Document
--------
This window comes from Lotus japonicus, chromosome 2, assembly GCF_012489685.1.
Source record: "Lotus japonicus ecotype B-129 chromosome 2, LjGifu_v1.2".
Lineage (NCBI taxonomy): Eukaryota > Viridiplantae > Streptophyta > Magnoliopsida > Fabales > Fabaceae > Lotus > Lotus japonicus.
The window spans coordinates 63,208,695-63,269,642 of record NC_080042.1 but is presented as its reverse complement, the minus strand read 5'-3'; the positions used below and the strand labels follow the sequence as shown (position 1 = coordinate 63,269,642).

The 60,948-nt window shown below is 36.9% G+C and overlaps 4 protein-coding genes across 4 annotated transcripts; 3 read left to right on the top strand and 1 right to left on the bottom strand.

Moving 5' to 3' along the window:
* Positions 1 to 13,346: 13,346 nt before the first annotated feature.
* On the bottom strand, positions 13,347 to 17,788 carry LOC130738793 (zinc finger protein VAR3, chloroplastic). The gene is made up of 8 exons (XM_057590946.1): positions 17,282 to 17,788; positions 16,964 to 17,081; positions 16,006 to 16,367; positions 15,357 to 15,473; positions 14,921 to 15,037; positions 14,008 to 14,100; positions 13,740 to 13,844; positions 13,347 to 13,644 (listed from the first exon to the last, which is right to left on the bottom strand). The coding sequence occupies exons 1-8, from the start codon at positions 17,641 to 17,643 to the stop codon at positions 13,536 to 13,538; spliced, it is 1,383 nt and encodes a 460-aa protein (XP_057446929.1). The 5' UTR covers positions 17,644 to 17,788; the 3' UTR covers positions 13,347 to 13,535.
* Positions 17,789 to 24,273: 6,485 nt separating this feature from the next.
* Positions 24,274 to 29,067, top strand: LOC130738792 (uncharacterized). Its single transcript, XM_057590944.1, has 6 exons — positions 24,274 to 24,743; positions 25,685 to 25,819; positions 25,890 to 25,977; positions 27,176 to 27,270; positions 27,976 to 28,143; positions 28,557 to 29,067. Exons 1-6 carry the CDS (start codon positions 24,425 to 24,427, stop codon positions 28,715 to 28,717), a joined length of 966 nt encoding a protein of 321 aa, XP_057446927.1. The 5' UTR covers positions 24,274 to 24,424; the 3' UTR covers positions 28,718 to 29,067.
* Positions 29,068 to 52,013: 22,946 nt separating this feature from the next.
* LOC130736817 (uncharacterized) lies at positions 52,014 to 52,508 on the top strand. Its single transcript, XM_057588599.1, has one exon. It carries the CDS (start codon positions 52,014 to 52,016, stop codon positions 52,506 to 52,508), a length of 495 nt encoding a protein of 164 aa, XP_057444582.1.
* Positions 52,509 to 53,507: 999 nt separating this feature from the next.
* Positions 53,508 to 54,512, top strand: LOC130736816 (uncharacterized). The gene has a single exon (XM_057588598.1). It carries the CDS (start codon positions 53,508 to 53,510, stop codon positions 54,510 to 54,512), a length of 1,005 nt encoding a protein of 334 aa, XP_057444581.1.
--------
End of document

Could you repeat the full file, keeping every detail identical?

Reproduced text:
This window comes from Lotus japonicus, chromosome 2, assembly GCF_012489685.1.
Source record: "Lotus japonicus ecotype B-129 chromosome 2, LjGifu_v1.2".
Lineage (NCBI taxonomy): Eukaryota > Viridiplantae > Streptophyta > Magnoliopsida > Fabales > Fabaceae > Lotus > Lotus japonicus.
The window spans coordinates 63,208,695-63,269,642 of record NC_080042.1 but is presented as its reverse complement, the minus strand read 5'-3'; the positions used below and the strand labels follow the sequence as shown (position 1 = coordinate 63,269,642).

The 60,948-nt window shown below is 36.9% G+C and overlaps 4 protein-coding genes across 4 annotated transcripts; 3 read left to right on the top strand and 1 right to left on the bottom strand.

Moving 5' to 3' along the window:
* Positions 1 to 13,346: 13,346 nt before the first annotated feature.
* On the bottom strand, positions 13,347 to 17,788 carry LOC130738793 (zinc finger protein VAR3, chloroplastic). The gene is made up of 8 exons (XM_057590946.1): positions 17,282 to 17,788; positions 16,964 to 17,081; positions 16,006 to 16,367; positions 15,357 to 15,473; positions 14,921 to 15,037; positions 14,008 to 14,100; positions 13,740 to 13,844; positions 13,347 to 13,644 (listed from the first exon to the last, which is right to left on the bottom strand). The coding sequence occupies exons 1-8, from the start codon at positions 17,641 to 17,643 to the stop codon at positions 13,536 to 13,538; spliced, it is 1,383 nt and encodes a 460-aa protein (XP_057446929.1). The 5' UTR covers positions 17,644 to 17,788; the 3' UTR covers positions 13,347 to 13,535.
* Positions 17,789 to 24,273: 6,485 nt separating this feature from the next.
* Positions 24,274 to 29,067, top strand: LOC130738792 (uncharacterized). Its single transcript, XM_057590944.1, has 6 exons — positions 24,274 to 24,743; positions 25,685 to 25,819; positions 25,890 to 25,977; positions 27,176 to 27,270; positions 27,976 to 28,143; positions 28,557 to 29,067. Exons 1-6 carry the CDS (start codon positions 24,425 to 24,427, stop codon positions 28,715 to 28,717), a joined length of 966 nt encoding a protein of 321 aa, XP_057446927.1. The 5' UTR covers positions 24,274 to 24,424; the 3' UTR covers positions 28,718 to 29,067.
* Positions 29,068 to 52,013: 22,946 nt separating this feature from the next.
* LOC130736817 (uncharacterized) lies at positions 52,014 to 52,508 on the top strand. Its single transcript, XM_057588599.1, has one exon. It carries the CDS (start codon positions 52,014 to 52,016, stop codon positions 52,506 to 52,508), a length of 495 nt encoding a protein of 164 aa, XP_057444582.1.
* Positions 52,509 to 53,507: 999 nt separating this feature from the next.
* Positions 53,508 to 54,512, top strand: LOC130736816 (uncharacterized). The gene has a single exon (XM_057588598.1). It carries the CDS (start codon positions 53,508 to 53,510, stop codon positions 54,510 to 54,512), a length of 1,005 nt encoding a protein of 334 aa, XP_057444581.1.